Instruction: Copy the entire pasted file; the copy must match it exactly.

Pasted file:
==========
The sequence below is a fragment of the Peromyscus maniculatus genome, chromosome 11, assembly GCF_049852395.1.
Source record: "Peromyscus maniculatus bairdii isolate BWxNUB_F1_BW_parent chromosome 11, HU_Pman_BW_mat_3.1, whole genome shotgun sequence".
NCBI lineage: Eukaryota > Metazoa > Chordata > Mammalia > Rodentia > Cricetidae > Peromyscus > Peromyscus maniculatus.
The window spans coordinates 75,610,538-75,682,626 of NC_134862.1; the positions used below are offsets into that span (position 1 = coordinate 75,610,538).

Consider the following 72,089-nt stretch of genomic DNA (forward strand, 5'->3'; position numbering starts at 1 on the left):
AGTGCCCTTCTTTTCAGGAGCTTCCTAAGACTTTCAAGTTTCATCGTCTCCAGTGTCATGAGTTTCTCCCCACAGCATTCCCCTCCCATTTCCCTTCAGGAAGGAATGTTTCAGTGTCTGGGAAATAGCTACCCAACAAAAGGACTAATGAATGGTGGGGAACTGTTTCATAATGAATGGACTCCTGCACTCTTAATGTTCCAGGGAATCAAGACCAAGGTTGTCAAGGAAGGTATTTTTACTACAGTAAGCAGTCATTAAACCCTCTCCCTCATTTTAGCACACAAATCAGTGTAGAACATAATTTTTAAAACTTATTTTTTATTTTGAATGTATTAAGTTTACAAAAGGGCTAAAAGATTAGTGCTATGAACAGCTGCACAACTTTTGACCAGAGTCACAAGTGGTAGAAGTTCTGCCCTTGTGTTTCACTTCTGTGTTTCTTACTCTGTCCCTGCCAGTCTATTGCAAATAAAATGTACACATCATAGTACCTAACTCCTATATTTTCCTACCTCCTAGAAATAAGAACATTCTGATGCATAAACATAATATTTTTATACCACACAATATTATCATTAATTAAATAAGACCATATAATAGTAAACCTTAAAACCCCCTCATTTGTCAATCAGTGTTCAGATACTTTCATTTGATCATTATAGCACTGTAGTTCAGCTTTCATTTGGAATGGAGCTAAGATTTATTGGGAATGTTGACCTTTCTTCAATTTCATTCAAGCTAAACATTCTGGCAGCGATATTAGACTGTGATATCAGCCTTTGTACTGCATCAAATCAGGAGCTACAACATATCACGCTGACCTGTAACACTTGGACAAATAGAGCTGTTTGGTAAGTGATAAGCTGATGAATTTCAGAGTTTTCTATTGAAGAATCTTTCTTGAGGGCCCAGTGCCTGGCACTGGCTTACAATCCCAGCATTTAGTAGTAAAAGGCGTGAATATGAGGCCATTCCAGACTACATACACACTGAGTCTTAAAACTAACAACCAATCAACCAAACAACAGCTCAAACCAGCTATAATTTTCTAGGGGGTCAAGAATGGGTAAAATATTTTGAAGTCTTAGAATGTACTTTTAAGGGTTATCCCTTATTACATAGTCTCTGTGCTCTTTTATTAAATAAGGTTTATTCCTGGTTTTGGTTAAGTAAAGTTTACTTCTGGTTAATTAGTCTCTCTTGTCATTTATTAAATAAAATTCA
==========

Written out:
The sequence below is a fragment of the Peromyscus maniculatus genome, chromosome 11, assembly GCF_049852395.1.
Source record: "Peromyscus maniculatus bairdii isolate BWxNUB_F1_BW_parent chromosome 11, HU_Pman_BW_mat_3.1, whole genome shotgun sequence".
NCBI lineage: Eukaryota > Metazoa > Chordata > Mammalia > Rodentia > Cricetidae > Peromyscus > Peromyscus maniculatus.
The window spans coordinates 75,610,538-75,682,626 of NC_134862.1; the positions used below are offsets into that span (position 1 = coordinate 75,610,538).

Consider the following 72,089-nt stretch of genomic DNA (forward strand, 5'->3'; position numbering starts at 1 on the left):
AGTGCCCTTCTTTTCAGGAGCTTCCTAAGACTTTCAAGTTTCATCGTCTCCAGTGTCATGAGTTTCTCCCCACAGCATTCCCCTCCCATTTCCCTTCAGGAAGGAATGTTTCAGTGTCTGGGAAATAGCTACCCAACAAAAGGACTAATGAATGGTGGGGAACTGTTTCATAATGAATGGACTCCTGCACTCTTAATGTTCCAGGGAATCAAGACCAAGGTTGTCAAGGAAGGTATTTTTACTACAGTAAGCAGTCATTAAACCCTCTCCCTCATTTTAGCACACAAATCAGTGTAGAACATAATTTTTAAAACTTATTTTTTATTTTGAATGTATTAAGTTTACAAAAGGGCTAAAAGATTAGTGCTATGAACAGCTGCACAACTTTTGACCAGAGTCACAAGTGGTAGAAGTTCTGCCCTTGTGTTTCACTTCTGTGTTTCTTACTCTGTCCCTGCCAGTCTATTGCAAATAAAATGTACACATCATAGTACCTAACTCCTATATTTTCCTACCTCCTAGAAATAAGAACATTCTGATGCATAAACATAATATTTTTATACCACACAATATTATCATTAATTAAATAAGACCATATAATAGTAAACCTTAAAACCCCCTCATTTGTCAATCAGTGTTCAGATACTTTCATTTGATCATTATAGCACTGTAGTTCAGCTTTCATTTGGAATGGAGCTAAGATTTATTGGGAATGTTGACCTTTCTTCAATTTCATTCAAGCTAAACATTCTGGCAGCGATATTAGACTGTGATATCAGCCTTTGTACTGCATCAAATCAGGAGCTACAACATATCACGCTGACCTGTAACACTTGGACAAATAGAGCTGTTTGGTAAGTGATAAGCTGATGAATTTCAGAGTTTTCTATTGAAGAATCTTTCTTGAGGGCCCAGTGCCTGGCACTGGCTTACAATCCCAGCATTTAGTAGTAAAAGGCGTGAATATGAGGCCATTCCAGACTACATACACACTGAGTCTTAAAACTAACAACCAATCAACCAAACAACAGCTCAAACCAGCTATAATTTTCTAGGGGGTCAAGAATGGGTAAAATATTTTGAAGTCTTAGAATGTACTTTTAAGGGTTATCCCTTATTACATAGTCTCTGTGCTCTTTTATTAAATAAGGTTTATTCCTGGTTTTGGTTAAGTAAAGTTTACTTCTGGTTAATTAGTCTCTCTTGTCATTTATTAAATAAAATTCA